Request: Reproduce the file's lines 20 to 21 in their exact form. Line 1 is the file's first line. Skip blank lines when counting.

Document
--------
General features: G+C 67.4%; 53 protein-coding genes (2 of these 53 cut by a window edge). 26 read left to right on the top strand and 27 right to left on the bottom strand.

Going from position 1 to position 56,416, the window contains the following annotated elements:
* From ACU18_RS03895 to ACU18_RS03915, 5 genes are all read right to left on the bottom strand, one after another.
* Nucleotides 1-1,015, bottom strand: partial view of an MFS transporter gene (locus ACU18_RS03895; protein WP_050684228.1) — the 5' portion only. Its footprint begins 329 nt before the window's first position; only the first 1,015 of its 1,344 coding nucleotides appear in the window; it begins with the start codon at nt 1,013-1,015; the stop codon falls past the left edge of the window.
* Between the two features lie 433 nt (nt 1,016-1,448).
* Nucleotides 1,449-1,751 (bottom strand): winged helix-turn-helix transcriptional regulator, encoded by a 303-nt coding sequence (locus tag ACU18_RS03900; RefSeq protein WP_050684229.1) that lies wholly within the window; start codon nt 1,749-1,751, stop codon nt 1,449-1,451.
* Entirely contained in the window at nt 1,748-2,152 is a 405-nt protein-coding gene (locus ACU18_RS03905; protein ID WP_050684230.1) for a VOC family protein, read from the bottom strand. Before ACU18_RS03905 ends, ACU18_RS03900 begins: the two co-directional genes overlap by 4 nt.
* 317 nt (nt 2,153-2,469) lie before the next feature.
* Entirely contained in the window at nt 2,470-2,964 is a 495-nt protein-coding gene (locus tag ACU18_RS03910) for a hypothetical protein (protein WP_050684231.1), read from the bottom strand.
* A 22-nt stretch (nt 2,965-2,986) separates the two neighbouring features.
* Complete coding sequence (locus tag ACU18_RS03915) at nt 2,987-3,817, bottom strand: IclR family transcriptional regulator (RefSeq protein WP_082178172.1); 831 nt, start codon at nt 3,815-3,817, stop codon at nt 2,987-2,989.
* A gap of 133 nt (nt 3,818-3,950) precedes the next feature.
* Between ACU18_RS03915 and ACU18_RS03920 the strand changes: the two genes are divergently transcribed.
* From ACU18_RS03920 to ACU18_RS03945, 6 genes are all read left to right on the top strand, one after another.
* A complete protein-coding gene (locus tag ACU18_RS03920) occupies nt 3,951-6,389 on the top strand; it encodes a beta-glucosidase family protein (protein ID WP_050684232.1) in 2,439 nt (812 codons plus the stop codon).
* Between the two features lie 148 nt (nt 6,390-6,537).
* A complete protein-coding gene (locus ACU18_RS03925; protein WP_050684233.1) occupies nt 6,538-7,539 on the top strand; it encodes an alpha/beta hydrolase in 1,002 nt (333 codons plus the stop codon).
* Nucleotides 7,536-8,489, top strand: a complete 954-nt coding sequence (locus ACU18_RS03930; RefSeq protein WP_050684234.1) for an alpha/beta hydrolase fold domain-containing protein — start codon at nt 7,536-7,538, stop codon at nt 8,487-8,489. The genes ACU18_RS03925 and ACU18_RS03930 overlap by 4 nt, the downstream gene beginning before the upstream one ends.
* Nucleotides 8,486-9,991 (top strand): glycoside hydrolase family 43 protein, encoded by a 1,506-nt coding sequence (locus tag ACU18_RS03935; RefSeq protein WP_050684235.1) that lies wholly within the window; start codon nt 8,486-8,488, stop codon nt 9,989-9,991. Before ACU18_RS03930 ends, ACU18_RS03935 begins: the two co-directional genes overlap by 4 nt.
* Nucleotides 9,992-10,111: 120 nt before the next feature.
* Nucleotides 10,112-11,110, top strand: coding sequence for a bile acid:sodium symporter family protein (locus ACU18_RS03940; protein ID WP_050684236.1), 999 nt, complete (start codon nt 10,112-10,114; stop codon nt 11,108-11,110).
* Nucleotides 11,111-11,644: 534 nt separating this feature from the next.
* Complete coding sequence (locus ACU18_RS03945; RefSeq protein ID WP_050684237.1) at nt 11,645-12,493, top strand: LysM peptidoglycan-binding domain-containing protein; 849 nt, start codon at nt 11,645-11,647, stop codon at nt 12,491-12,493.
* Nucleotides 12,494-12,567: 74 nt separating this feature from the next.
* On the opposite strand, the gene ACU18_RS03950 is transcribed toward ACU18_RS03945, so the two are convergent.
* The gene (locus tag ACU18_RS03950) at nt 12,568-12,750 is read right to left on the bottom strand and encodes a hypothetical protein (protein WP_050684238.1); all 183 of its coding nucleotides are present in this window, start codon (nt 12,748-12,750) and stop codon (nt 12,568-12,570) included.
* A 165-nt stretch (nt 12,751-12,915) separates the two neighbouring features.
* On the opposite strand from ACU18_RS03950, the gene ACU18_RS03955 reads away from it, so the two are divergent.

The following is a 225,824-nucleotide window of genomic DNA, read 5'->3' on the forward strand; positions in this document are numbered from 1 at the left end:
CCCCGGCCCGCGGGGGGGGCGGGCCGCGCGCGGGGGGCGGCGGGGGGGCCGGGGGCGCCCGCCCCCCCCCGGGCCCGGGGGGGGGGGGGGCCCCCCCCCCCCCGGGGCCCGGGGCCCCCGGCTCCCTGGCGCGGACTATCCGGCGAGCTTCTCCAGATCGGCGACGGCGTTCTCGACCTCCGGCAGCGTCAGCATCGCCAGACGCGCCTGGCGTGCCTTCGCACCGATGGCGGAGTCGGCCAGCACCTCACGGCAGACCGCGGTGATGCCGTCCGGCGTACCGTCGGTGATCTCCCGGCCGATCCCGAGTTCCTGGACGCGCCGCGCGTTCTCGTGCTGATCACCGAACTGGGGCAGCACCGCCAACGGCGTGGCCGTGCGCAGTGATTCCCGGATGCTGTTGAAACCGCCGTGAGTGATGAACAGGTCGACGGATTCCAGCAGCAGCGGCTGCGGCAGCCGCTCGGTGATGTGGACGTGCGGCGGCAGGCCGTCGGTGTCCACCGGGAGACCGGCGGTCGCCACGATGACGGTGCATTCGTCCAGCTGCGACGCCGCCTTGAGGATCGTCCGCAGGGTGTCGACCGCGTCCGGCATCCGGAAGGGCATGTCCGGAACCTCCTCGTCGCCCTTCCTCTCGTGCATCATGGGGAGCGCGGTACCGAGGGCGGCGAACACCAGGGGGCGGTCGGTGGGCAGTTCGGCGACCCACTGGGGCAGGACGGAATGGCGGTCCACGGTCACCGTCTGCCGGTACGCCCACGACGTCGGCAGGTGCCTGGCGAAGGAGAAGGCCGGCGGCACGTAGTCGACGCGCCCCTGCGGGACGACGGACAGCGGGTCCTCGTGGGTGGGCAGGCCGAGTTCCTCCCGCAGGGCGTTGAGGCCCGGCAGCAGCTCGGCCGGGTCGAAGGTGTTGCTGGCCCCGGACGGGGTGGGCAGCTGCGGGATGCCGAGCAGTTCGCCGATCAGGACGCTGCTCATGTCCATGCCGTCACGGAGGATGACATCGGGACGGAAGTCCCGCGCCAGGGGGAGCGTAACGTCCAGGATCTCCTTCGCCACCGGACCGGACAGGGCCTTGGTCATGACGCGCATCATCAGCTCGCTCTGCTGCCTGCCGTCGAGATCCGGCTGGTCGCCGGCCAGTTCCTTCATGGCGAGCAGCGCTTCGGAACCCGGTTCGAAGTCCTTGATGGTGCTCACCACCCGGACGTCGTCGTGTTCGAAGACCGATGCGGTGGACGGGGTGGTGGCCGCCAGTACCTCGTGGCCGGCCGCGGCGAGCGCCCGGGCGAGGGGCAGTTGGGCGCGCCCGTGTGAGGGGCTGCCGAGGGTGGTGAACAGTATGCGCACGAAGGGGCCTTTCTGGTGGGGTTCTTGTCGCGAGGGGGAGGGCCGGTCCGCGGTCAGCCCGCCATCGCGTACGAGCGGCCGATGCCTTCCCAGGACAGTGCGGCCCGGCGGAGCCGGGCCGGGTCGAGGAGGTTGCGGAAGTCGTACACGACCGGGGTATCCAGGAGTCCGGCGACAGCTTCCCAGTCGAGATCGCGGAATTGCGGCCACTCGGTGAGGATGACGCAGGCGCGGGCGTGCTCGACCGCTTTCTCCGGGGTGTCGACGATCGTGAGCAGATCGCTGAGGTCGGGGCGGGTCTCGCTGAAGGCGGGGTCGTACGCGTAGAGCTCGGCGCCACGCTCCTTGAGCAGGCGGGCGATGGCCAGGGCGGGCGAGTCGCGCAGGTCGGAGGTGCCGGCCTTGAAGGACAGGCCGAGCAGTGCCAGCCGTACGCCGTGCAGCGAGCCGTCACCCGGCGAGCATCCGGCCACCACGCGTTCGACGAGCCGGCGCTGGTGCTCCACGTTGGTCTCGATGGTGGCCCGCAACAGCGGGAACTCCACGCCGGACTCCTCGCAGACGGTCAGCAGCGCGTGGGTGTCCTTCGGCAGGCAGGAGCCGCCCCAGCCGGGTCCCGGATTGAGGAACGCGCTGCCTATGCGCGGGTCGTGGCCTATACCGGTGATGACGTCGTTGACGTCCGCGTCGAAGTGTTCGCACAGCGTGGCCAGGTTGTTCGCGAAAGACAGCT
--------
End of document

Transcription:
* Nucleotides 9,992-10,111: 120 nt before the next feature.
* Nucleotides 10,112-11,110, top strand: coding sequence for a bile acid:sodium symporter family protein (locus ACU18_RS03940; protein ID WP_050684236.1), 999 nt, complete (start codon nt 10,112-10,114; stop codon nt 11,108-11,110).